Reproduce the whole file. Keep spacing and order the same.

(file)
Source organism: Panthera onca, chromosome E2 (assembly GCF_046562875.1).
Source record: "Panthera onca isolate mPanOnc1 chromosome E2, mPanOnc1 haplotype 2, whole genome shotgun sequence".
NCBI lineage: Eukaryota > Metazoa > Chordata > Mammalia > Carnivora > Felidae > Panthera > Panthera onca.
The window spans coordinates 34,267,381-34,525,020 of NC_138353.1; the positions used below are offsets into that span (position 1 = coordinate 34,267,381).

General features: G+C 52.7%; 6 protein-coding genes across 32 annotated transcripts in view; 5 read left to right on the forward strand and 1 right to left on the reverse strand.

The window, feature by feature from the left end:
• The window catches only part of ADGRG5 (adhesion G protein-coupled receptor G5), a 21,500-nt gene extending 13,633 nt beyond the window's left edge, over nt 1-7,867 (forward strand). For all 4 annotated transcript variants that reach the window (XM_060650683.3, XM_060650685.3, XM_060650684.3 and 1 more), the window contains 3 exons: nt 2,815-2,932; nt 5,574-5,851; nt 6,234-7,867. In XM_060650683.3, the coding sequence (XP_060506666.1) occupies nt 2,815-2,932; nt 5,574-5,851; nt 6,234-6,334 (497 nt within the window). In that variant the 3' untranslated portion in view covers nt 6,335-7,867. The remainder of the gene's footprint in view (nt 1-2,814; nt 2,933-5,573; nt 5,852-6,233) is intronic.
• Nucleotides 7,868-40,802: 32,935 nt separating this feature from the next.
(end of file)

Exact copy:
Source organism: Panthera onca, chromosome E2 (assembly GCF_046562875.1).
Source record: "Panthera onca isolate mPanOnc1 chromosome E2, mPanOnc1 haplotype 2, whole genome shotgun sequence".
NCBI lineage: Eukaryota > Metazoa > Chordata > Mammalia > Carnivora > Felidae > Panthera > Panthera onca.
The window spans coordinates 34,267,381-34,525,020 of NC_138353.1; the positions used below are offsets into that span (position 1 = coordinate 34,267,381).

General features: G+C 52.7%; 6 protein-coding genes across 32 annotated transcripts in view; 5 read left to right on the forward strand and 1 right to left on the reverse strand.

The window, feature by feature from the left end:
• The window catches only part of ADGRG5 (adhesion G protein-coupled receptor G5), a 21,500-nt gene extending 13,633 nt beyond the window's left edge, over nt 1-7,867 (forward strand). For all 4 annotated transcript variants that reach the window (XM_060650683.3, XM_060650685.3, XM_060650684.3 and 1 more), the window contains 3 exons: nt 2,815-2,932; nt 5,574-5,851; nt 6,234-7,867. In XM_060650683.3, the coding sequence (XP_060506666.1) occupies nt 2,815-2,932; nt 5,574-5,851; nt 6,234-6,334 (497 nt within the window). In that variant the 3' untranslated portion in view covers nt 6,335-7,867. The remainder of the gene's footprint in view (nt 1-2,814; nt 2,933-5,573; nt 5,852-6,233) is intronic.
• Nucleotides 7,868-40,802: 32,935 nt separating this feature from the next.